The U.S. marketplace is brimming with a multitude of products. Some products flow from pharmaceutical companies complete with promises of better health. Other products assure farmers their product will give them a better crop yield or better pest control. Still other manufacturers produce toys, cars, and products for the home and garden. The one common characteristic that applies to all products is the consumer’s trust that the product will perform as promised and that the products are safe. When products fail to conform to the consumers’ reliance on the company’s assurances, their trust is misplaced under either of these suppositions. When that happens, the consumers may decide to hire lawyers to bring product liability lawsuits, either individually or as class action claims.
Now, you may wonder who is the responsible party in a product liability lawsuit? The following paragraphs provide a brief description of the types of product liability claims and who may qualify as a defendant in such a case.
Factor #1: Types of Product Liability Claims
When lawyers consider whether to bring product liability claims, they analyze the facts of the injury with regard to three basic claim types:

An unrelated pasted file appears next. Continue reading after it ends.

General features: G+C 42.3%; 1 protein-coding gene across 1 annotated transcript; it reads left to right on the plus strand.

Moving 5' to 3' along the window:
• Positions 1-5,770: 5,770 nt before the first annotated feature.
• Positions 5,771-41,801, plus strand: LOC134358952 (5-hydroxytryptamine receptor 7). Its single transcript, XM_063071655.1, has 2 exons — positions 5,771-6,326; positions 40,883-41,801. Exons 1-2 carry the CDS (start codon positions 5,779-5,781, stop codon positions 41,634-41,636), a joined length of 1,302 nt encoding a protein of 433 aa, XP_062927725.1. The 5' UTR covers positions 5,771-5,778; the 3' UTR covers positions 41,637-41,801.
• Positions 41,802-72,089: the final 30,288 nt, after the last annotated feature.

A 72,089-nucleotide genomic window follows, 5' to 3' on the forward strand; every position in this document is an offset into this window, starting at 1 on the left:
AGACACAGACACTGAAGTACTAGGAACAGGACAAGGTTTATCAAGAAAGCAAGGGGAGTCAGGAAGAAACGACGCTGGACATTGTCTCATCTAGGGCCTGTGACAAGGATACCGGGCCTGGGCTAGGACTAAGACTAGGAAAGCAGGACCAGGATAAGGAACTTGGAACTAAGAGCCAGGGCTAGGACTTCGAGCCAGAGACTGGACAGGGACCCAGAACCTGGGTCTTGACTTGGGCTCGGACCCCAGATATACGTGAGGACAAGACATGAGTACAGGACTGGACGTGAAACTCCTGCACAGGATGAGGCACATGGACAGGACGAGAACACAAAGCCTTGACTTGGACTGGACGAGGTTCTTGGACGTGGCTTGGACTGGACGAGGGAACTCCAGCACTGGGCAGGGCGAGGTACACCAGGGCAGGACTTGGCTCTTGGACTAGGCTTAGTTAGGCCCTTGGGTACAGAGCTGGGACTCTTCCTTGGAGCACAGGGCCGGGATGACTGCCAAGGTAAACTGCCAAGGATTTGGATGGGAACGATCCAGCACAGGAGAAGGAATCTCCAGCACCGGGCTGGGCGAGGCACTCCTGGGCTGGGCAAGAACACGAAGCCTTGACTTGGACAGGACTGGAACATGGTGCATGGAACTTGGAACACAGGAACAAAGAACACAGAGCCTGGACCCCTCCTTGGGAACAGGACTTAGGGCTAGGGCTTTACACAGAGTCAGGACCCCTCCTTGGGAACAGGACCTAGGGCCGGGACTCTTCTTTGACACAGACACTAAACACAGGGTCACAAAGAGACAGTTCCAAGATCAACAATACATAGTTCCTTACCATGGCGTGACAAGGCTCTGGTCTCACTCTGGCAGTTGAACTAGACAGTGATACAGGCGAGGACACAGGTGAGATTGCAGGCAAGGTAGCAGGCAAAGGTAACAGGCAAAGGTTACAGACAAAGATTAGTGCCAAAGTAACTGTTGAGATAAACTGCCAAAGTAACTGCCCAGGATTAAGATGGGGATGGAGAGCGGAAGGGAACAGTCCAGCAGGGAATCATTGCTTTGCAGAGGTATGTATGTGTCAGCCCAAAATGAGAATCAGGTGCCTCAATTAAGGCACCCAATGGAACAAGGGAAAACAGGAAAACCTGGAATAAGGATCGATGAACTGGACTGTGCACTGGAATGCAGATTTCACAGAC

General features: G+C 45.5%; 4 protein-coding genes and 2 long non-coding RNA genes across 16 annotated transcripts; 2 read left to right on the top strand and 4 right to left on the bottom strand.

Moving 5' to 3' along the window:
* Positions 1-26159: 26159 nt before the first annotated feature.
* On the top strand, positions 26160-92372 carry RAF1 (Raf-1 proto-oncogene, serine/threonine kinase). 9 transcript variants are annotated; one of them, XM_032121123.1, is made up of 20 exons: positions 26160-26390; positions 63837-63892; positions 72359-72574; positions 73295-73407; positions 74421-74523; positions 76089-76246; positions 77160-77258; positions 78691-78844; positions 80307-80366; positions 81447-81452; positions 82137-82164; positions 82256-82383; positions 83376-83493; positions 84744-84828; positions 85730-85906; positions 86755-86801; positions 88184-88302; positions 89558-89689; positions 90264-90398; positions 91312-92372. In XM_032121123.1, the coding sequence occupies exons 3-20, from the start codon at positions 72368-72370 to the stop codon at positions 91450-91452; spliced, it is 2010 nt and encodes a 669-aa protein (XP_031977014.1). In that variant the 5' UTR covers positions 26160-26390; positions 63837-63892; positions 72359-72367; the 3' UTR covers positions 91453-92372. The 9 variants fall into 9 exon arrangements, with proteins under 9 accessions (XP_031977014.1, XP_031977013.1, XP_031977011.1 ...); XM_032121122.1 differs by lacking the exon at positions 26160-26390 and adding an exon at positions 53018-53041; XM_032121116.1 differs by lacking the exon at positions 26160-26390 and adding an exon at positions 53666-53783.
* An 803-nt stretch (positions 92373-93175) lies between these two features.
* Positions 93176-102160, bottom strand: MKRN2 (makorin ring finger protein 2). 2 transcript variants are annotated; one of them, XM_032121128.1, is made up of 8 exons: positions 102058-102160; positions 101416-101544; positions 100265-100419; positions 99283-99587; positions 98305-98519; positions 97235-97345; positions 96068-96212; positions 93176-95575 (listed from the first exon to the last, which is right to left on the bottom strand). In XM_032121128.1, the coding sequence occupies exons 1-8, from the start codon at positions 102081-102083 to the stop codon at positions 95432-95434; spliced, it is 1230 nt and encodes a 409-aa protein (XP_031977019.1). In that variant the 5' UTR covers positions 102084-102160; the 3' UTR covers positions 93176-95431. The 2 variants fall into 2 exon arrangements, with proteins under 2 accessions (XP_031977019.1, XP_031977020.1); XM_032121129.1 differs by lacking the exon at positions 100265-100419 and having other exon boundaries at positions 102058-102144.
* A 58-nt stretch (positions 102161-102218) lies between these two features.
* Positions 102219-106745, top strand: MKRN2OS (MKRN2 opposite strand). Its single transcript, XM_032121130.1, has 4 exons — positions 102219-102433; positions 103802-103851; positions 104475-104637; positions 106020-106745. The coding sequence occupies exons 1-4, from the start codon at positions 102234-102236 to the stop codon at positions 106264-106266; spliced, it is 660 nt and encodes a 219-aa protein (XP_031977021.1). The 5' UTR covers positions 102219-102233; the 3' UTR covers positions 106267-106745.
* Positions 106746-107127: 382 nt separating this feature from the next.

- Manufacturer mistake or defective product,
- Dangerous design, and
- Failure to warn consumers of the product’s dangerous nature or to give adequate instructions on how to properly use a product.
In order to prevail in a product liability case, the plaintiff must prove that one of the defendant’s products fits into one of the above liability types, and must prove that the product’s failure or the failure to warn was the cause of the plaintiff’s injury.
Factor #2: Manufacturer Mistake or Defective Product
When a company makes a mistake in the manufacturing process or when the product is defective for its intended use, we mean a product that comes out at the end of the manufacturing process in a different form than was intended. As with other product liability claims, manufacturer mistakes or defects in the product must cause the plaintiff’s injury in order for the plaintiff to prevail in a product liability case.
Manufacturer mistake or defective products may result in the following scenarios:
- A tool may have a broken part which causes it not to function properly, causing bodily injury,
- A drug may have toxic components that accidentally fell into the mixture during processing, causing illness, or
- A tool may leave the assembly line without the appropriate safety shields in place that prevent a bodily injury.
So, if a table saw housing flies off because screws were missing and the saw blade causes injuries to the consumer using it, the manufacturer may face liability for a defective product.
Factor #3: Defective Design
Defect design is different from a product made defective due to a flaw in the process. The defectively designed product is not the result of a mistake in the manufacturing process.